Recently, my son and I have been reading the Harry Potter books together. As I explore the wizarding world, I cannot help but notice some estate planning and estate administrations lessons throughout the book. There are also stark differences between “Wizard law” and Maryland Law.
As fans of the series fans all know, Harry Potter was an orphan at the age of 1 after his parents were killed by the most powerful dark wizard of the era, Voldemort. This left him in the care of his aunt and uncle, Petunia and Vernon Dursely. Here is where we encounter the first big question I have as an estate planning attorney. Who had the authority to decide that the Dursley’s would become Harry’s guardians?
Throughout the book, there is never any mention of a Last Will and Testament written by Harry’s parents. Later, we find out that Professor Albus Dumbledore made the decision to bring Harry to the Dursely home because of the wizard charm Harry’s mother had used to protect her son while in their home. We also learn that Harry’s godfather, Sirius Black was a clear choice to be guardian.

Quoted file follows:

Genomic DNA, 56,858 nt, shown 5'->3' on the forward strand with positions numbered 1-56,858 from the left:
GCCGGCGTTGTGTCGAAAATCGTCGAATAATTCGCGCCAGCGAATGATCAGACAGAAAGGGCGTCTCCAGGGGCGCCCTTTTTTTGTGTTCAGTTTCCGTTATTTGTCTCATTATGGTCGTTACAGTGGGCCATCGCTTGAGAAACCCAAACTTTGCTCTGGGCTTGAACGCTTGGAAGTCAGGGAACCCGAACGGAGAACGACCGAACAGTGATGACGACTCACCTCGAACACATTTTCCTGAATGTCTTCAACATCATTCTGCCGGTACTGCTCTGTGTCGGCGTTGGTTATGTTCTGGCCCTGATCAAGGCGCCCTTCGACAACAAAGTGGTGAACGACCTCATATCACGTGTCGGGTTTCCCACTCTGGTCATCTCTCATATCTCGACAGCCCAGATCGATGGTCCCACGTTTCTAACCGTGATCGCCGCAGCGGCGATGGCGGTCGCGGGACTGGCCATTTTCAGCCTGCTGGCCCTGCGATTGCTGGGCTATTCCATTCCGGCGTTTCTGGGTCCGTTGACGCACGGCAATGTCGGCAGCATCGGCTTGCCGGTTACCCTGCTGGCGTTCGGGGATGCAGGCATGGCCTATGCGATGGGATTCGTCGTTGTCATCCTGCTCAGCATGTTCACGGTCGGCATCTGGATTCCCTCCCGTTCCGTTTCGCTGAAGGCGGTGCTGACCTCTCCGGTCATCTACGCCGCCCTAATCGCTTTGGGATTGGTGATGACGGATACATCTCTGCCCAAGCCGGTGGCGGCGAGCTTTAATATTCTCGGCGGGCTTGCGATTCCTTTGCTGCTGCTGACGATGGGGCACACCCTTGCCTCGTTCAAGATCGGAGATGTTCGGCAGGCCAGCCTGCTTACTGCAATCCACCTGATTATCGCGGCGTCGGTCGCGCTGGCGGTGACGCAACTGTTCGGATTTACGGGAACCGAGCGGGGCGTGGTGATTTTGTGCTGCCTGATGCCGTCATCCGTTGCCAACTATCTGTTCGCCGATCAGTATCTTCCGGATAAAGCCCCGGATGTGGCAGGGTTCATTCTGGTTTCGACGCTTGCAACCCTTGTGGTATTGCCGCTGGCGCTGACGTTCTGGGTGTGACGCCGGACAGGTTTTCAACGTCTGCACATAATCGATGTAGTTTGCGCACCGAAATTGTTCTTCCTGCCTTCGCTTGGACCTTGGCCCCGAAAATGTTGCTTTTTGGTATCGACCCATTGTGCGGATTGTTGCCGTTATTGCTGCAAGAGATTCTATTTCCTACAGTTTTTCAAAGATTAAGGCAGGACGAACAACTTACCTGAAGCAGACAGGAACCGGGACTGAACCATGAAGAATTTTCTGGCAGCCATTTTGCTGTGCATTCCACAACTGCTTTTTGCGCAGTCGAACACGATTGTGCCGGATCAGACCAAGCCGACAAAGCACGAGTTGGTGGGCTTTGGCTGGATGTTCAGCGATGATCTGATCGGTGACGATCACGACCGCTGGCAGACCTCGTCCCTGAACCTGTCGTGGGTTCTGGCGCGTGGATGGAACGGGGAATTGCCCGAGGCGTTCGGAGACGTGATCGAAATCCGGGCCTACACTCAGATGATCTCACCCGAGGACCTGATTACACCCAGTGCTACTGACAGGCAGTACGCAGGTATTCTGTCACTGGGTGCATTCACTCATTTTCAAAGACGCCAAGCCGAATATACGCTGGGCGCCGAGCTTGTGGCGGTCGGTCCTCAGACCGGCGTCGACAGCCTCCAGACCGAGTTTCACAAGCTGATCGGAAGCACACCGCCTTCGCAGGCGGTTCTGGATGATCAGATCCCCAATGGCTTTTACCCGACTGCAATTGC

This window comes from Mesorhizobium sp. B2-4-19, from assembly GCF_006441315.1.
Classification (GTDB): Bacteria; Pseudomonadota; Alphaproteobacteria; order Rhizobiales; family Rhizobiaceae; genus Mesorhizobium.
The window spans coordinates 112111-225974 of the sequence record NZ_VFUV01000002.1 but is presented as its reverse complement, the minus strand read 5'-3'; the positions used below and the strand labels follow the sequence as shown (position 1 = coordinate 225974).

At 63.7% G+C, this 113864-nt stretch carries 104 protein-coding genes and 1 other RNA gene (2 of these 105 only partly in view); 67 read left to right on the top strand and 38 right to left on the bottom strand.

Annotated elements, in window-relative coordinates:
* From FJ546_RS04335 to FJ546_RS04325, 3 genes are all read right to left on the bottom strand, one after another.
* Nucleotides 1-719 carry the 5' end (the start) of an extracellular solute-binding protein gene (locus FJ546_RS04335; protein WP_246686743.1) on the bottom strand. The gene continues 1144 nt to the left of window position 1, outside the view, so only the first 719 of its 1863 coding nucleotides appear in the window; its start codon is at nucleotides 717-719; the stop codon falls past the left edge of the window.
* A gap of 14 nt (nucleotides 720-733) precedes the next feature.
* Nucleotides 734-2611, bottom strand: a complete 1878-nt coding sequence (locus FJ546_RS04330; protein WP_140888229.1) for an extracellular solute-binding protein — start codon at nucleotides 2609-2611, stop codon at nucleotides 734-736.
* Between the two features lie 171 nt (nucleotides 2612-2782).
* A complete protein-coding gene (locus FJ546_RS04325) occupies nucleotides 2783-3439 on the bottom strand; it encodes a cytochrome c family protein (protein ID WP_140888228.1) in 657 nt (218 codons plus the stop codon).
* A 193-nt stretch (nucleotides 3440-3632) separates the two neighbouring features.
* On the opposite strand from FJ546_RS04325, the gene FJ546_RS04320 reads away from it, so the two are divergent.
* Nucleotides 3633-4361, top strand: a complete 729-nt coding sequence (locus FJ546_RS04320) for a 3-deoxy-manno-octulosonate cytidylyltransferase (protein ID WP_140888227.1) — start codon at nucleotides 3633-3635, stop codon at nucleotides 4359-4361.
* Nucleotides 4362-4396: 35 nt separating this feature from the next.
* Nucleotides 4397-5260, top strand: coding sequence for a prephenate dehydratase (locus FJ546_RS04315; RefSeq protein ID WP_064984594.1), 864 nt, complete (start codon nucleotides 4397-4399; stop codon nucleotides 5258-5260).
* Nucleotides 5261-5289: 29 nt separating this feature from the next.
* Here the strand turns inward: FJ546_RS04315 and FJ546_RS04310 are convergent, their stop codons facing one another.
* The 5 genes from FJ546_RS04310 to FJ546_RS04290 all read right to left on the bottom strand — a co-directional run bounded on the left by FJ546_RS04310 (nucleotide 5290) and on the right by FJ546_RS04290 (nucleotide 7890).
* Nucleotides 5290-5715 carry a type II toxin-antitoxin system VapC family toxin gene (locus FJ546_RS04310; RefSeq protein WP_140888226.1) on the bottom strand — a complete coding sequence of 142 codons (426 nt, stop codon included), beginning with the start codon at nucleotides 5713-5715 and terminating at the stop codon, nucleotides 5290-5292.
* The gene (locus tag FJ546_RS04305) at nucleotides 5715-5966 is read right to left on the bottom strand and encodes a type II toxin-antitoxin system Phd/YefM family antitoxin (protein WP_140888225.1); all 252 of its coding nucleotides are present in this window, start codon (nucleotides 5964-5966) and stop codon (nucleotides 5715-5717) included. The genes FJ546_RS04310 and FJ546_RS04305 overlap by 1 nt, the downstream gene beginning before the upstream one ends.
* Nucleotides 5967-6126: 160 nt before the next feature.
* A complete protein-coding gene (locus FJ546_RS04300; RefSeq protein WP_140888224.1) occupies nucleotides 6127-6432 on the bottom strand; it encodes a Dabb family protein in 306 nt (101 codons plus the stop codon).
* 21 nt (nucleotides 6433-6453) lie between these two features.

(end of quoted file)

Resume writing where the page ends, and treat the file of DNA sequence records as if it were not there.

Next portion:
This is in stark contrast to the law in Maryland where a school headmaster certainly does not have the authority to unilaterally decide a minor child’s guardian if the parents pass away. In Maryland, that is the decision of the probate court. However, there is a mechanism for parents to decide who will be the guardian of their minor children. Here in the muggle (non-magical) world, we use a traditional Last Will and Testament to dictate who would be the executor of our estate, the distribution of our assets and name the guardians of any minor children.
Despite the differences, there are some similarities. Since we do not know of any estate planning documents left by Harry’s parents, the decision comes from a third party, much like it would a probate judge. This is the risk for anyone choosing not to have a Last Will and Testament in Maryland. The fate of any minor children could be left up to the court system and may not be the person you would choose to raise your children.
If you do not want a powerful wizard or a probate judge deciding who will care for your children if you pass away, it is important to create a legal plan which includes a Last Will and Testament. Contact your local muggle estate planning attorney today so we can provide you with expert guidance.
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